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LSP20 - Call Verification

Standard Document

Introduction​

Smart contracts often have complex requirements that need to be checked before executing a function. These requirements might change over time, adding to the complexity of managing them within the same contract.

In order to maintain the integrity and security of smart contracts, while enhancing their ability to respond to change, a mechanism that enables a contract to delegate the verification of a function call to another contract can be extremely useful. This mechanism would not only ensure the fulfillment of varying requirements but also allow these requirements to be modified, updated, or enhanced without disrupting the primary contract's functionality.

What does this standard represent ?​

The LSP20 standard addresses this issue by introducing a mechanism for delegating the verification of a function call to another contract. This enables the smart contract to update, modify, or enhance the requirements without affecting the primary contract's functionality, making the smart contract more versatile and adaptable.

LSP20Verification

Specification​

The LSP20 standard defines two sections, detailing the expected behavior in both the delegating contract and the verification-receiving contract.

Delegating Contract​

The behavior of the delegating contract is defined in the LSP20 standard. When a function in this contract is called, it should forward the call to the lsp20VerifyCall function implemented on the verification-receiving contract, passing the necessary arguments for verification. These arguments include:

  1. Caller information
  2. Amount of native tokens sent (msg.value)
  3. Calldata provided by the caller (the function called and its arguments)

The logic verifier contract uses these arguments to perform the verification. For example, it may have logic that checks how much LYX is sent and authorizes the call based on a minimum amount sent. Alternatively, it could verify solely based on the address of the caller, irrespective of the amount of LYX sent.

Once the lsp20VerifyCall verifies and authorizes the call, an optional post-execution check can be performed through the lsp20VerifyCallResult function. The result of the executed function gets passed to the logic verifier, which allows for checks such as balance changes or other aspects of the contract.

Verification-receiving Contract (Logic Verifier)​

The logic verifier contract, which receives the delegation for verification, is required to implement the lsp20VerifyCall function, and lsp20VerifyCallResult function if it is to be used for post-execution checks.

There is no standardized logic for these functions; it is up to the implementer to decide how to use them and integrate any required logic. The parameters provide context about the call's different aspects (caller, value sent, data sent), and it's up to the implementer to decide whether to allow it or not. As mentioned, the return value of the lsp20VerifyCall function determines whether the lsp20VerifyCallResult should be invoked.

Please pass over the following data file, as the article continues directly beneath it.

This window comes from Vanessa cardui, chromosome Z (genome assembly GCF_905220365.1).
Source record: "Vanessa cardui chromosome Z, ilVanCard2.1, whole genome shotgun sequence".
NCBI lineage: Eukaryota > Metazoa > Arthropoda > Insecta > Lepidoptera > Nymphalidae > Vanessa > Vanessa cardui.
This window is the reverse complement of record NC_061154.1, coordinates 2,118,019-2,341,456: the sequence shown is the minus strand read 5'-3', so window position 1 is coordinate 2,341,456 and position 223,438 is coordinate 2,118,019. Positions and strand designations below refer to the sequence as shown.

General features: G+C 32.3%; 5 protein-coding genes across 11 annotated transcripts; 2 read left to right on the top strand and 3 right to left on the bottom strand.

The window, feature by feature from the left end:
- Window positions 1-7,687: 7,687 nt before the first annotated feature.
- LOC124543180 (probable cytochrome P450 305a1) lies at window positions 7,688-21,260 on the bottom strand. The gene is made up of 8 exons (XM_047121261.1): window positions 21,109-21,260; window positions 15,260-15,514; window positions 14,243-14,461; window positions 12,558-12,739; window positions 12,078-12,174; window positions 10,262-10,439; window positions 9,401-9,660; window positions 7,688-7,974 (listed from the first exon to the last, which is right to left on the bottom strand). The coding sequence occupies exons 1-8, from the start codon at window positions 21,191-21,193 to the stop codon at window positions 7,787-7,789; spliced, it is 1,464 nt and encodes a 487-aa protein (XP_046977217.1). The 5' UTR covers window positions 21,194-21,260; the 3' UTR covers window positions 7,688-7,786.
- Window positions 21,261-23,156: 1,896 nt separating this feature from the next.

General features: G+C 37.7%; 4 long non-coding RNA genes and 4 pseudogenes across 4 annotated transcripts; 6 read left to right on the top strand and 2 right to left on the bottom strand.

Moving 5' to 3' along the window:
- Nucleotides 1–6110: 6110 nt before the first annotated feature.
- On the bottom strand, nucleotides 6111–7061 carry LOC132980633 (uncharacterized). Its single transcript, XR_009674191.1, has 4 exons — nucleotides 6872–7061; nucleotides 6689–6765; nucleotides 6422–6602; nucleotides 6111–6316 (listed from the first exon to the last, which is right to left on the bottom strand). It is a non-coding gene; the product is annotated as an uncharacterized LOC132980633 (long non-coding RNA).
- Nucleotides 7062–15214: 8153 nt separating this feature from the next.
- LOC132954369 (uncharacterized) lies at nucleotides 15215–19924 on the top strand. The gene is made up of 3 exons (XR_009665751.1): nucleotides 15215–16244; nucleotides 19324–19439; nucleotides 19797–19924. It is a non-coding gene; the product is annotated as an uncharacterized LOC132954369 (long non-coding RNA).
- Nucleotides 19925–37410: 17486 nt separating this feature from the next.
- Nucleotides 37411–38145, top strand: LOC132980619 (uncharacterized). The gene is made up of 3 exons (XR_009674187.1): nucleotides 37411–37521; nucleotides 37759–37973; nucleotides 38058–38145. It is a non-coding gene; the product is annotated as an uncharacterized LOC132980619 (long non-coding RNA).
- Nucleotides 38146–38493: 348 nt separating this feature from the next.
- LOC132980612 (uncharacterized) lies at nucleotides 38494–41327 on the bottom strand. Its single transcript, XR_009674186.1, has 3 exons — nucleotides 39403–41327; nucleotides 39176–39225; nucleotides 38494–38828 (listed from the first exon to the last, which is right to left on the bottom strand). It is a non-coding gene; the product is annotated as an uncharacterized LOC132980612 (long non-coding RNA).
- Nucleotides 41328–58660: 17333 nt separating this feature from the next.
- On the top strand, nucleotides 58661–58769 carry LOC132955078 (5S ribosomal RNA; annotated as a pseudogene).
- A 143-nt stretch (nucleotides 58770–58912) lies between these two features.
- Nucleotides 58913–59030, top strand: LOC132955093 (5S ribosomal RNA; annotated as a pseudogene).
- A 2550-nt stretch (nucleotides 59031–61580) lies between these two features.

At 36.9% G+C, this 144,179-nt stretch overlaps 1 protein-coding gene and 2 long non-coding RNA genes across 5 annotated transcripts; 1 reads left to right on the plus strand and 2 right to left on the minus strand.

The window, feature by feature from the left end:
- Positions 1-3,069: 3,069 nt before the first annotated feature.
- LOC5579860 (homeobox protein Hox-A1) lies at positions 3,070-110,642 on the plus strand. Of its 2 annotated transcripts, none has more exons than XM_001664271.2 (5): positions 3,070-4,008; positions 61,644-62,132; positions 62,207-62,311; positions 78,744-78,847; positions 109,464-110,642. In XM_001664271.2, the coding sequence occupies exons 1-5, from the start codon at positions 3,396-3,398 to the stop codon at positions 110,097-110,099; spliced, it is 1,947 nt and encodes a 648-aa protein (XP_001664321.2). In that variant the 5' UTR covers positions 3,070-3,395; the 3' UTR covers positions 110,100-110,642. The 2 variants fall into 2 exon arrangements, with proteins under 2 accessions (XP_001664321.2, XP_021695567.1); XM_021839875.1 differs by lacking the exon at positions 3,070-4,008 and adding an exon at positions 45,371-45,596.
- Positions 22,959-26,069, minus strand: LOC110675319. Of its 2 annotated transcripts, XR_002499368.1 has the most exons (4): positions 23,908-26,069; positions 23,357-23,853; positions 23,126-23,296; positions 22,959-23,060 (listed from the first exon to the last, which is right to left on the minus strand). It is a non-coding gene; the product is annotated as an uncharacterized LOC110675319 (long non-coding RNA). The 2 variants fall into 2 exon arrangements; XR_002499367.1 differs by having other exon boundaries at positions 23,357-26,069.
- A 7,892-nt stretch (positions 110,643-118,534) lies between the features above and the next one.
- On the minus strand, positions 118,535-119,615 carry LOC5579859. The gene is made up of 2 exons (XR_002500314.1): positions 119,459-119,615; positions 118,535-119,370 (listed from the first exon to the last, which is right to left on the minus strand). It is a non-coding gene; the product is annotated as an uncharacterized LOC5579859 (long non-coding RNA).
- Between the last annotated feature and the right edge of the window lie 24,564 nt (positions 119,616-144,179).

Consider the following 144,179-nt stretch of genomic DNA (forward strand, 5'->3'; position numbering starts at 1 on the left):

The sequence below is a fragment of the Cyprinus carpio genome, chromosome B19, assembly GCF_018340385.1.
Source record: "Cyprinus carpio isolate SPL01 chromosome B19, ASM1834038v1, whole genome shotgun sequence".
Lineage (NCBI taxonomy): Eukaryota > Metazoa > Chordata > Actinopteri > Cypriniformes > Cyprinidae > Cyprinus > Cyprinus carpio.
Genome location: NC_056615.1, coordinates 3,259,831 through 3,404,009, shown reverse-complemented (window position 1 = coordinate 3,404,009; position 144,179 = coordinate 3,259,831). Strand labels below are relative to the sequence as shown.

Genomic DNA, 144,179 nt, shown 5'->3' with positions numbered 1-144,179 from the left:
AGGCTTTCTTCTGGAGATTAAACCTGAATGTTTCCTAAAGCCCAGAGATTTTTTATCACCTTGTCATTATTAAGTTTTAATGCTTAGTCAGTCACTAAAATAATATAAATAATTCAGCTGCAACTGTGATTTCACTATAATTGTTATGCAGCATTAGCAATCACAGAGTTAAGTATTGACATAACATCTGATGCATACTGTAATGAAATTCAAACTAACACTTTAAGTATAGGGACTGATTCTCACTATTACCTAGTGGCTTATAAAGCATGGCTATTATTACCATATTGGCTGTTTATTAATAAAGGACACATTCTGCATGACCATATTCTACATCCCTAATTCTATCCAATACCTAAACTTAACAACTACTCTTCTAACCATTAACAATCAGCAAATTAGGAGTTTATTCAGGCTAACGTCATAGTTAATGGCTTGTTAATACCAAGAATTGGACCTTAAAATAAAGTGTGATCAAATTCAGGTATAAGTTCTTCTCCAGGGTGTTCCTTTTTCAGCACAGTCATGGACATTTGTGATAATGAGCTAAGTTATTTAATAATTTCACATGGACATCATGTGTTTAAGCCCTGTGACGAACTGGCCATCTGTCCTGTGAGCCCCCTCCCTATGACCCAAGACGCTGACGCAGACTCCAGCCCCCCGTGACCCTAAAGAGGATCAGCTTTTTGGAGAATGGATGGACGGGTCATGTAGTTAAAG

Example Usage​

Online marketplace

Imagine a smart contract that governs an online marketplace where users can buy and sell goods. Each transaction in this marketplace might require specific verification checks like verifying the availability of goods from the seller, confirming the buyer's payment ability, and potentially even checking the reputation score of both parties.

By leveraging the LSP20 standard, the marketplace contract can delegate these complex verification tasks to a separate logic verifier contract. In case the marketplace wants to introduce new checks in the future such as KYC status, dispute history, etc., they simply update the logic verifier contract. This decoupling of verification logic from the primary contract ensures that the marketplace contract remains agile, adaptable, and easy to manage.

Universal Profiles with Key Manager

When a Universal Profile is owned by a Key Manager, multiple controllers can use the Universal Profile according to the permissions they are granted. However this setup creates the following problem: since the owner() of the Universal Profile is the Key Manager, every single interactions must be done through the Key Manager.

This creates development complexity, as interactions must be crafted, encoded and send to the Key Manager instead. Calling the Universal Profile directly is not possible.

LSP20 being embedded in LSP0 (the smart contract based account under a Universal Profile) simplify this complexity, allowing anyone to interact directly with the Universal Profile without having to go through the Key Manager first. The LSP20 module embedded in the Universal Profile will see that the request does not come from the Key Manager directly, and will instead forward the request and the calldata back to the Key Manager to verify the permissions of the caller first.

LSP20 with LSP6 Key Manager